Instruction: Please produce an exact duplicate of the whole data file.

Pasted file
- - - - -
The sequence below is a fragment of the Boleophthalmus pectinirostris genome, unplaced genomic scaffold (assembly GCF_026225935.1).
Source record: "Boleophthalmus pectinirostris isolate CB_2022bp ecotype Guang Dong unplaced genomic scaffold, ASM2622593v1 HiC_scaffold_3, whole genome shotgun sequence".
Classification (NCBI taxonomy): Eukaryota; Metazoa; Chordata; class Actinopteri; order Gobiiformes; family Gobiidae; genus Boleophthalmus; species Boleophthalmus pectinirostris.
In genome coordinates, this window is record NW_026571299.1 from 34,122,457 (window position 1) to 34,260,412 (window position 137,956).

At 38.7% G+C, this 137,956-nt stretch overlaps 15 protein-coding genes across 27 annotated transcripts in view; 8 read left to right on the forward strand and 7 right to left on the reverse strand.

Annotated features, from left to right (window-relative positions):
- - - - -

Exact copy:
The sequence below is a fragment of the Boleophthalmus pectinirostris genome, unplaced genomic scaffold (assembly GCF_026225935.1).
Source record: "Boleophthalmus pectinirostris isolate CB_2022bp ecotype Guang Dong unplaced genomic scaffold, ASM2622593v1 HiC_scaffold_3, whole genome shotgun sequence".
Classification (NCBI taxonomy): Eukaryota; Metazoa; Chordata; class Actinopteri; order Gobiiformes; family Gobiidae; genus Boleophthalmus; species Boleophthalmus pectinirostris.
In genome coordinates, this window is record NW_026571299.1 from 34,122,457 (window position 1) to 34,260,412 (window position 137,956).

At 38.7% G+C, this 137,956-nt stretch overlaps 15 protein-coding genes across 27 annotated transcripts in view; 8 read left to right on the forward strand and 7 right to left on the reverse strand.

Annotated features, from left to right (window-relative positions):